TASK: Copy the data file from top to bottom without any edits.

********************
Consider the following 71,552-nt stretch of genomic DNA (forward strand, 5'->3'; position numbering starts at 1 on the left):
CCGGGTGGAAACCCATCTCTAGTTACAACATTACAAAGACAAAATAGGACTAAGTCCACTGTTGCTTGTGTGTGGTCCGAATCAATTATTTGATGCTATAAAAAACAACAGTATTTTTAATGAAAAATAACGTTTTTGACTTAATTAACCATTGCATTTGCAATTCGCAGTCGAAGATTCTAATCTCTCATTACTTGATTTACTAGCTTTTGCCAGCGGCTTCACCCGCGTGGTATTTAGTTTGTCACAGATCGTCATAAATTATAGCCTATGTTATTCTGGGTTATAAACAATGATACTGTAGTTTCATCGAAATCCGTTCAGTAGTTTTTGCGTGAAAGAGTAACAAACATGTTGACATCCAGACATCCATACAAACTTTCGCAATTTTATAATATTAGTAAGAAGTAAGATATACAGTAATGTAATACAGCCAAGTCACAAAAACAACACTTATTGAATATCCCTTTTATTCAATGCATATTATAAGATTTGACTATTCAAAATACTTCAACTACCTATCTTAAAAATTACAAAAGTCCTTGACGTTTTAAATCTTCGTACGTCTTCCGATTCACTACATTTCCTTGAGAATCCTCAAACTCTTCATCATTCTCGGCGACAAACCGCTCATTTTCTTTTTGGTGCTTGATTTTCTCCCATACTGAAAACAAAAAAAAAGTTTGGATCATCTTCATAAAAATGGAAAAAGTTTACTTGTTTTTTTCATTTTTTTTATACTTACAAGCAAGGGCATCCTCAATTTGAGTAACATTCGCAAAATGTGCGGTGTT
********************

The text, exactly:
Consider the following 71,552-nt stretch of genomic DNA (forward strand, 5'->3'; position numbering starts at 1 on the left):
CCGGGTGGAAACCCATCTCTAGTTACAACATTACAAAGACAAAATAGGACTAAGTCCACTGTTGCTTGTGTGTGGTCCGAATCAATTATTTGATGCTATAAAAAACAACAGTATTTTTAATGAAAAATAACGTTTTTGACTTAATTAACCATTGCATTTGCAATTCGCAGTCGAAGATTCTAATCTCTCATTACTTGATTTACTAGCTTTTGCCAGCGGCTTCACCCGCGTGGTATTTAGTTTGTCACAGATCGTCATAAATTATAGCCTATGTTATTCTGGGTTATAAACAATGATACTGTAGTTTCATCGAAATCCGTTCAGTAGTTTTTGCGTGAAAGAGTAACAAACATGTTGACATCCAGACATCCATACAAACTTTCGCAATTTTATAATATTAGTAAGAAGTAAGATATACAGTAATGTAATACAGCCAAGTCACAAAAACAACACTTATTGAATATCCCTTTTATTCAATGCATATTATAAGATTTGACTATTCAAAATACTTCAACTACCTATCTTAAAAATTACAAAAGTCCTTGACGTTTTAAATCTTCGTACGTCTTCCGATTCACTACATTTCCTTGAGAATCCTCAAACTCTTCATCATTCTCGGCGACAAACCGCTCATTTTCTTTTTGGTGCTTGATTTTCTCCCATACTGAAAACAAAAAAAAAGTTTGGATCATCTTCATAAAAATGGAAAAAGTTTACTTGTTTTTTTCATTTTTTTTATACTTACAAGCAAGGGCATCCTCAATTTGAGTAACATTCGCAAAATGTGCGGTGTT